We welcome guest-blogger Hisashi Kuboyama, Development Manager for West of Scotland, Federation of Small Businesses.
In last year’s Autumn Statement, the UK Government confirmed it would open talks over a £500 million City Deal for Stirling. According to Stirling Council’s master plan, City Deal has the potential to create 3,000 jobs, AND increase tourism by 25 per cent.
At FSB, we welcome the capital investment City Deal represents and the partnership working it generates among local authorities. We hope that City Deal will benefit Stirling’s businesses, particularly micro and small businesses.
There are over 4,000 registered businesses in Stirling, and almost nine out of ten of them are small and micro firms. They account for 30% of turnover, and employ nearly 15,000 people – which is around two in five private sector jobs. Clearly, they play a significant part in our local economy.
We want City Deal to deliver for these local smaller firms, particularly through procurement.
Once finalised, City Deal investment will bring huge supply chain opportunities. It’s vital that smaller businesses are given a fair chance to access these, because our research has consistently pointed to the economic benefits of buying from small, local firms.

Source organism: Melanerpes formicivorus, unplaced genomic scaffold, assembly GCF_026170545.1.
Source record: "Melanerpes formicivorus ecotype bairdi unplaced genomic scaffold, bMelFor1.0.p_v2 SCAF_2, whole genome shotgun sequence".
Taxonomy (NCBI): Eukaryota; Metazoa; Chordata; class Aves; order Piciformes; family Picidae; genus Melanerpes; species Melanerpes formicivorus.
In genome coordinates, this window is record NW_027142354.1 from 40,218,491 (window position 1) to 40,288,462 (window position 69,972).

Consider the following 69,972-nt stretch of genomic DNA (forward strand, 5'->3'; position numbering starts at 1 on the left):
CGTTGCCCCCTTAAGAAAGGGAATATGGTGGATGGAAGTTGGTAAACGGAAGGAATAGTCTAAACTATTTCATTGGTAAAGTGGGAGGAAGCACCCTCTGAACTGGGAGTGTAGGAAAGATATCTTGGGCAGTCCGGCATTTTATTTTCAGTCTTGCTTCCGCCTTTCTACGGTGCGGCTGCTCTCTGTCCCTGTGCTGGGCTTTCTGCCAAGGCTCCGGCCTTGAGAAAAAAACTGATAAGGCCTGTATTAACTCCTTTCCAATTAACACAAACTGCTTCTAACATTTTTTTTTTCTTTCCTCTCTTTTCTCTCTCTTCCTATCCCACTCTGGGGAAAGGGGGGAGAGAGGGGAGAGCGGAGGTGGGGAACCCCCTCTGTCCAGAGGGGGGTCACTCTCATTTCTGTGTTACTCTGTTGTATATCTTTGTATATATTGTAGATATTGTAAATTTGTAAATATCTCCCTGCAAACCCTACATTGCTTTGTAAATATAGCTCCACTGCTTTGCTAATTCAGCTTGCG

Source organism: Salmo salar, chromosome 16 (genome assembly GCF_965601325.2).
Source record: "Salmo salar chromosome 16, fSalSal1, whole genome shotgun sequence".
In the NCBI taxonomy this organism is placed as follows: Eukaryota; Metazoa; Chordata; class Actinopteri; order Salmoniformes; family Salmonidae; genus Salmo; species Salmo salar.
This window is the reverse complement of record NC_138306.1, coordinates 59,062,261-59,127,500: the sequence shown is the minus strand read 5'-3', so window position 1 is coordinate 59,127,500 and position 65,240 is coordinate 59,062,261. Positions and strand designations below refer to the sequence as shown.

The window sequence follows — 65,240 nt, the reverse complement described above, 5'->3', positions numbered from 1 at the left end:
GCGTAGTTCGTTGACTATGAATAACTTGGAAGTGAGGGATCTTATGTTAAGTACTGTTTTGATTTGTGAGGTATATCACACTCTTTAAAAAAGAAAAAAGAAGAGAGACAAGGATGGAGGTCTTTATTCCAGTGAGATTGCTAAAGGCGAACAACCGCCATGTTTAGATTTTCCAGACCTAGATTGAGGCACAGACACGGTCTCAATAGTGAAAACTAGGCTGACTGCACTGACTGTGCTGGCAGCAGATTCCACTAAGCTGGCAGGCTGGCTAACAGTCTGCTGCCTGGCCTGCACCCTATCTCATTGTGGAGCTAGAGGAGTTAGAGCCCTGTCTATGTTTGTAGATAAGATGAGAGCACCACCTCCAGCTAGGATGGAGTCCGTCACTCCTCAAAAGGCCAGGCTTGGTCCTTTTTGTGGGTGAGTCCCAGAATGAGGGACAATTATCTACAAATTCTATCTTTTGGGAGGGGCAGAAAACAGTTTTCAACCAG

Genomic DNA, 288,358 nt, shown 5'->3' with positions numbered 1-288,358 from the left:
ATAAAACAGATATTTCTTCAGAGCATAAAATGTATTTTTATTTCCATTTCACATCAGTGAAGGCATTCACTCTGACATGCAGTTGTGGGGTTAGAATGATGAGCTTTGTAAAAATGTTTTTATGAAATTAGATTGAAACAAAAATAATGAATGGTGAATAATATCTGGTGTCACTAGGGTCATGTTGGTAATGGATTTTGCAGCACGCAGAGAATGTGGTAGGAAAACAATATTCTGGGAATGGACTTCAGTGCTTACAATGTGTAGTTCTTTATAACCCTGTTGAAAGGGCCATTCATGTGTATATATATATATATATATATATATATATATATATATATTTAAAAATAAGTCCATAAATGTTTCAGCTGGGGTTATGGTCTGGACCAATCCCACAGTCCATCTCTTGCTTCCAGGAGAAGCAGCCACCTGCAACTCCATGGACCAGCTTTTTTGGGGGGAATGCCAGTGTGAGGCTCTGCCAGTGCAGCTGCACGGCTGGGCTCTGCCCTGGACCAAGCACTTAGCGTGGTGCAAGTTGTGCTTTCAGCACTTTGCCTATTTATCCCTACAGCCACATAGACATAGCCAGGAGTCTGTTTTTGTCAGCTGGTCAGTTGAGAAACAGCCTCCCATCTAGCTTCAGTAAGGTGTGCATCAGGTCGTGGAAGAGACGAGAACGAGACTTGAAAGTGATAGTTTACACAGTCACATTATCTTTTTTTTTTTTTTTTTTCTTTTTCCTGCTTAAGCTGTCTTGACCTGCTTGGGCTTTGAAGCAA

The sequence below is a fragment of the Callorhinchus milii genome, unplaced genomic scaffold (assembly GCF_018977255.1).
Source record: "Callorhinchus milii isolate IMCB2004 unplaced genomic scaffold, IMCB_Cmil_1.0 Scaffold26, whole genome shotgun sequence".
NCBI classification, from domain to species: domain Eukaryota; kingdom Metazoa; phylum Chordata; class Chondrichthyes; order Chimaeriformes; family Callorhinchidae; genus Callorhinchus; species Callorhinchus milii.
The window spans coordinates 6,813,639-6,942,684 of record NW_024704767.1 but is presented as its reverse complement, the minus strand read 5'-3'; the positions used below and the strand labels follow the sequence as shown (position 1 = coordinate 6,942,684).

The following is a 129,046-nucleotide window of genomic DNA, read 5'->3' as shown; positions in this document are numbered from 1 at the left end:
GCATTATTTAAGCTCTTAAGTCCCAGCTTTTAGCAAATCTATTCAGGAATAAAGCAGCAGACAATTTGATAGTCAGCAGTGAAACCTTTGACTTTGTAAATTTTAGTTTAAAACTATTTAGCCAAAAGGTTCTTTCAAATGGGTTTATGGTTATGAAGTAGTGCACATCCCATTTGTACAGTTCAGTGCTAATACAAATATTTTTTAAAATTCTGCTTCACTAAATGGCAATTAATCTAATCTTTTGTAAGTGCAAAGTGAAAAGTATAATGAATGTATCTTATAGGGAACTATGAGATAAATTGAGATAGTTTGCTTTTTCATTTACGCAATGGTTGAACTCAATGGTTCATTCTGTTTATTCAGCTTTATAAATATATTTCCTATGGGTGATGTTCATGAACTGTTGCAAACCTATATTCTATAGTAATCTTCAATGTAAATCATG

Take our research with the Centre for Local Economic Strategies (CLES). It shows that every £1 spent with local SMEs generated an additional 63p of benefit for the local economy, compared to just 40p when it is spent with large local firms.
So, if you spend money with a local smaller firm, more money will stay in your local neighbourhood and that should create more jobs and opportunities.
For City Deal to deliver benefits to local smaller businesses, it is critical to make sure that we do everything we can to help local smaller businesses win city-deal related contracts, and benefit from supply-chain opportunities. This is one of the reasons why we called for an independent Small Business Champion for the deal. While this might be difficult with large infrastructure projects, on other fronts there’s a real opportunity.
City Deal could give the local economy the shot in the arm it needs, but we need to squeeze every drop of value from its spending power. We have to make sure that local businesses get their fair share.